Californians’ Attitudes and Experiences with Death and Dying

February 16, 2012
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A recent survey findings of Californians shows that patients and physicians not discussing end-of-life care.  Key findings include:

A recent survey findings of Californians shows that patients and physicians not discussing end-of-life care.  Key findings include:

  • About 80% of Californians said they would want to discuss end-of-life care with their physician if they had a serious illness.
  • Only 7% said they have taken part in such a discussion, including only 13% of residents ages 65 and older.
  • 82% of respondents said it is important to have their end-of-life wishes in writing, but only 23% have drafted such a plan.
  • 70% of respondents said they would prefer to die at home, but only 32% have made such arrangements.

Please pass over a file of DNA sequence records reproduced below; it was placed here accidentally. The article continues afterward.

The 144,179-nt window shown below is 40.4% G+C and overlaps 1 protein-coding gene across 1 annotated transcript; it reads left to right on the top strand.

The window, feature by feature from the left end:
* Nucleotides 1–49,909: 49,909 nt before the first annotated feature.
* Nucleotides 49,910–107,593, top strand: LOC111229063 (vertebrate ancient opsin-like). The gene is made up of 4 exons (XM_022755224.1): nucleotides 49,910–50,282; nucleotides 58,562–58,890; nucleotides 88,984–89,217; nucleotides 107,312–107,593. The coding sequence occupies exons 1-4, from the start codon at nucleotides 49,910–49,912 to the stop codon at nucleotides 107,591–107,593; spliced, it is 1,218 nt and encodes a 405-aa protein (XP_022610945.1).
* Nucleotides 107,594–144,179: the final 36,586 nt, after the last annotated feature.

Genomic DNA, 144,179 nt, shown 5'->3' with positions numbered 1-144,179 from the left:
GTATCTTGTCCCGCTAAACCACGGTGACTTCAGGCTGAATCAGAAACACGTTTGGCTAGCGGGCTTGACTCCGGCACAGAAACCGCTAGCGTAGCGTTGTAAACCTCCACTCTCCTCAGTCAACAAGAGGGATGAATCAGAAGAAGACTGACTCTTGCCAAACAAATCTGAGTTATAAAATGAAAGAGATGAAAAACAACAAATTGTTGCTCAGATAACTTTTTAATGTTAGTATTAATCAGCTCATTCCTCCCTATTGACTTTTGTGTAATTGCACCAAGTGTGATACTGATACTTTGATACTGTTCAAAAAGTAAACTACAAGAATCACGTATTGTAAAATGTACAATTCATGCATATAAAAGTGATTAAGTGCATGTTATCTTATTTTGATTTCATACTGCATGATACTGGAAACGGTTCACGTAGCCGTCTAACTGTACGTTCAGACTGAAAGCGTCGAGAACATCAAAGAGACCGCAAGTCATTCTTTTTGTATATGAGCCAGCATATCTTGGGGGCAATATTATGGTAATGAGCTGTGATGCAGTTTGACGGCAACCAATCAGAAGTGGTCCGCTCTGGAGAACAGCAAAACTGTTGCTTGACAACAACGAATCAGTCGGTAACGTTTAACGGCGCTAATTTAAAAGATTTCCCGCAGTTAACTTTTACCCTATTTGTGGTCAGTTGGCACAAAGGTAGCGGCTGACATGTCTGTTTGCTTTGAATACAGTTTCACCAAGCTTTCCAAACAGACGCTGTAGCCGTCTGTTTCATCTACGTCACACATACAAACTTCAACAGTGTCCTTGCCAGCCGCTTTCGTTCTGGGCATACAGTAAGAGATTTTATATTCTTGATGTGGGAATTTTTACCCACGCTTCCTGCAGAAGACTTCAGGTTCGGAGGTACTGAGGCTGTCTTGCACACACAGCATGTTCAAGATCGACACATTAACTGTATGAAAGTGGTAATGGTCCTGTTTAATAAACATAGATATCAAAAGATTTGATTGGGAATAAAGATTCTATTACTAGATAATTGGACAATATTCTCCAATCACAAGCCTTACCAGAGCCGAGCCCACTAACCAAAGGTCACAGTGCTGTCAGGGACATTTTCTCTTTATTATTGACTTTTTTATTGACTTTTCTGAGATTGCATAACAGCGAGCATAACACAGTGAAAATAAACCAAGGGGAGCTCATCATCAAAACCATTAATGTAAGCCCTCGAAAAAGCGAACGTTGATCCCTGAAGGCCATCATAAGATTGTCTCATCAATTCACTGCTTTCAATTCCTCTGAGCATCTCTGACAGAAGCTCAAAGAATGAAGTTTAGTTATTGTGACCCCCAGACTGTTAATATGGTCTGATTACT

• About 66% of respondents said they would prefer a natural death if severely ill, and only 7% would want health providers to take all necessary measures to prolong their lives.
  • 44% of those who recently had experienced the death of a loved one said the person’s end-of-life care preferences had been followed completely by health care providers.

Dr. Gawande stated it perfectly in his New Yorker Article, “modern medicine is good at staving off death with aggressive interventions – and bad at knowing when to focus, instead, on improving the days that terminal patients have left.”  

Healthcare leaders may also be interested in the ACHE policy on decisions near the end of life.